Mount Saint Helens Forest Learning Center 

 

Most folks who remember the eruption of Mount Saint Helens in 1980 remember the monochrome photos of devastation; trees tossed like matchsticks and coated with gray ash, looking more like the surface of the Moon than the lush forests that lived on the mountain previously. Forests have returned to the mountain through the tireless efforts of scientists, students, and crews led by Weyerhaeuser foresters. Now you can find groves of trees almost everywhere you look around the mountain, with the exception being the mountain itself and the area set aside for the National Volcanic Monument.

 

Change of Scenery 

The Forest Learning Center is the next major visitor center as you make your way to Mount Saint Helens along highway 504 after leaving the Visitor Center I wrote about previously. By the time you reach the Forest Learning Center, you’ve climbed to more than 2,000 feet in elevation and driven through some amazing vistas. One of the things that bothered me as I drove, honestly, was that the forests looked, well, odd. I’m used to seeing natural forests where the trees grow to different heights based on species and age. But the stands of timber around the Learning Center are crops planted by Weyerhaeuser after the eruption, and the heights tend to be exactly the same. Add to that the uniformity of the tree species, and you have the makings of a different vantage point.

I commented on this to the gentleman at the sign-in desk for the Forest Learning Center, a retired forester from Weyerhaeuser, and he explained the reasons behind that. Up to that time, I’d believed all those trees were replanted by the National Forest Service, but here I learned that we were driving through crop trees planted and managed by the timber giant. He also explained that the company’s main cash crop was Douglas Fir, which grows best when it isn’t being shaded by other trees. This was the reason for the uniform height of those trees. 

The Forest Learning Center’s purpose is to educate visitors on how forests work, how they are managed, and the special challenges they’d faced when cleaning up after the major eruption and then replanting. I walked in thinking that I knew a fair amount about forests after spending much of my life in Western Washington, but as I walked through the center I found myself learning quite a bit. Kids will benefit from the experience, and there is even a room set aside for them to get hands-on with different activities.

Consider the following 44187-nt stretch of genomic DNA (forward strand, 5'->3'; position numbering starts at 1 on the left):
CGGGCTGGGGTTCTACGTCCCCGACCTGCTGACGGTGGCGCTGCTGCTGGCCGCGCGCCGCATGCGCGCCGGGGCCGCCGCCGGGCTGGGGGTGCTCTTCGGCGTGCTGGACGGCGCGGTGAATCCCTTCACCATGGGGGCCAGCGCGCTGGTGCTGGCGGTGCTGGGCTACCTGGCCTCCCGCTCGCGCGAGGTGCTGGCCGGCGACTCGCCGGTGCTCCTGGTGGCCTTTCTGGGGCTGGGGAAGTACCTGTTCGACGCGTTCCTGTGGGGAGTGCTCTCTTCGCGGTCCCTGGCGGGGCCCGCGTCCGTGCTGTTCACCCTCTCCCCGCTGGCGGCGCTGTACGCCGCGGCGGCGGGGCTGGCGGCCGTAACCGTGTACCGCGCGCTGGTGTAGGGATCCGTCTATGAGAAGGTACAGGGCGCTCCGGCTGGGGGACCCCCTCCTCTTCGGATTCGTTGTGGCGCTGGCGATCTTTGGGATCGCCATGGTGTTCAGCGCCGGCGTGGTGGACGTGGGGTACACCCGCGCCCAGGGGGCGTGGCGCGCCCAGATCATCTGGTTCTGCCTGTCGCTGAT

Rebuilding

When foresters began trying to replant the forest around the mountain, they had to first determine how to get the seedlings to grow in the volcanic ash.  They quickly learned that the ash didn’t contain enough nutrients for the seedlings, and the water ran off too quickly. They found that they had to dig (by hand) down into the soil beneath the ash to plant the seedlings, and then create channels for the water to get to the young trees without standing too long and drowning them. I found this to be evidence of the enormous commitment these people have to the success of their forests.

Nest fascinating tidbit was the so-called Zone of Silence around the mountain during the eruption. I had not heard before that the people closest to Mount Saint Helens when it erupted didn’t hear the boom. They felt the rumbling of the ground and rushed out to see the huge cloud of ash rising, but never heard the explosion. There is an exhibit that explains how this happened, and first-hand accounts of some of those survivors. 

The Mount Saint Helens Forest Learning Center is located at milepost 33 on highway 504. Visit the website at http://www.mountsthelens.com/Forest-Learning-Center.html for hours and more information.